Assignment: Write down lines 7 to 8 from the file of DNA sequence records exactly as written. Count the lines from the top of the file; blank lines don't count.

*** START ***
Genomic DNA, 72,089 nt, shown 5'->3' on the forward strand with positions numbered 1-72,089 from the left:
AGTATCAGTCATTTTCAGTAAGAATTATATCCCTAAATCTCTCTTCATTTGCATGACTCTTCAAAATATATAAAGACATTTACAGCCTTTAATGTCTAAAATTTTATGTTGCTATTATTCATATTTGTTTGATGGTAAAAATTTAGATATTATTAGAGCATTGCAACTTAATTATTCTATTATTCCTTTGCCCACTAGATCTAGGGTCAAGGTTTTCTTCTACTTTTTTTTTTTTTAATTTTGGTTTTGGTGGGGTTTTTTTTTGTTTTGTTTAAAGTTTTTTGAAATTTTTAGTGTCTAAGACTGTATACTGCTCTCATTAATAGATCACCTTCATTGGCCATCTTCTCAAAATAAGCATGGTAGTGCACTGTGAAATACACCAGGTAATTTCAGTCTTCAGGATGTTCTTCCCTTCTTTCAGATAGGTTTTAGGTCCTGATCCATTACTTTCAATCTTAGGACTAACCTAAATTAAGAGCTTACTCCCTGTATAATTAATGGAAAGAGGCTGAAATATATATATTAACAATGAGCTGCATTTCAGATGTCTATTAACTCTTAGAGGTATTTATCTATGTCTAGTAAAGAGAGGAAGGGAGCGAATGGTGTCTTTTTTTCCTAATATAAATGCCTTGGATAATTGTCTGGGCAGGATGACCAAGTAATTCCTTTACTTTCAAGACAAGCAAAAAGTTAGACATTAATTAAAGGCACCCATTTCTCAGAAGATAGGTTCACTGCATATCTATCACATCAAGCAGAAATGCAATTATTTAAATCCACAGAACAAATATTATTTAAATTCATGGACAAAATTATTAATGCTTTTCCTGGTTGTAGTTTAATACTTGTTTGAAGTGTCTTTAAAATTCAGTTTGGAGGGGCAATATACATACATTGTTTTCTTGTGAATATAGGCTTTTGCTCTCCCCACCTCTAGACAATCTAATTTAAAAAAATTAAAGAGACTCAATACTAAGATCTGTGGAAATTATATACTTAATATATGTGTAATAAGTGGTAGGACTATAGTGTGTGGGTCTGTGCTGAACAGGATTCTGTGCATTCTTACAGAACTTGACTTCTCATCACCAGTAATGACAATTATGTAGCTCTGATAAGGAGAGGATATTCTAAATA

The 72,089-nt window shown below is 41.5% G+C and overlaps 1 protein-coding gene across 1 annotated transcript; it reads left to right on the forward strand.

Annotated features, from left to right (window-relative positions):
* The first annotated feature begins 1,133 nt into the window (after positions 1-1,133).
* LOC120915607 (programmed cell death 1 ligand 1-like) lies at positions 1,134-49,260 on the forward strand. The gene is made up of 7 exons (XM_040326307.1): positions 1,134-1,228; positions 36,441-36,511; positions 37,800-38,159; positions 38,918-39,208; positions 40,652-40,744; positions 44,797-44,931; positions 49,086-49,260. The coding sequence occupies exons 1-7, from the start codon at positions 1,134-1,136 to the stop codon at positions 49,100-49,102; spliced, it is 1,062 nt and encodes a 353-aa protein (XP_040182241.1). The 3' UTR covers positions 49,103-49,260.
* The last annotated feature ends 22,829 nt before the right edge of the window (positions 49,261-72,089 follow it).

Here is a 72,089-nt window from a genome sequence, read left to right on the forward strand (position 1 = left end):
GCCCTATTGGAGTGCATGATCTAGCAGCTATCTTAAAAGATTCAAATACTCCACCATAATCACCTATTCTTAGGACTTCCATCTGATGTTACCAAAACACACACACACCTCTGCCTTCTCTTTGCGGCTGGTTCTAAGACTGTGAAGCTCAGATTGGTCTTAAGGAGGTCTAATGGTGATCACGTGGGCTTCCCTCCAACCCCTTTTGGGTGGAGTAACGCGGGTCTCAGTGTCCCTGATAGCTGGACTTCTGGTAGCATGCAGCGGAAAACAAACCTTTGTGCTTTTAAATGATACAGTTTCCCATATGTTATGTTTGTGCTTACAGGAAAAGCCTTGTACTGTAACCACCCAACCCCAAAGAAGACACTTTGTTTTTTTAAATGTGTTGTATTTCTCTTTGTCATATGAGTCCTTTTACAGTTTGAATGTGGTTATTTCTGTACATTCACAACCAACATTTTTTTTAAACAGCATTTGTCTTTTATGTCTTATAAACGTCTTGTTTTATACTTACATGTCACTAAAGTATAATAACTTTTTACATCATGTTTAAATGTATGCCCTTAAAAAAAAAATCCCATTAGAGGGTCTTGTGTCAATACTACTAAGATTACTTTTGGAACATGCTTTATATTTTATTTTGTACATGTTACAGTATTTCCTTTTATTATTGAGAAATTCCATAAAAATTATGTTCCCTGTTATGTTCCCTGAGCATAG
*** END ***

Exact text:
* The last annotated feature ends 22,829 nt before the right edge of the window (positions 49,261-72,089 follow it).

Here is a 72,089-nt window from a genome sequence, read left to right on the forward strand (position 1 = left end):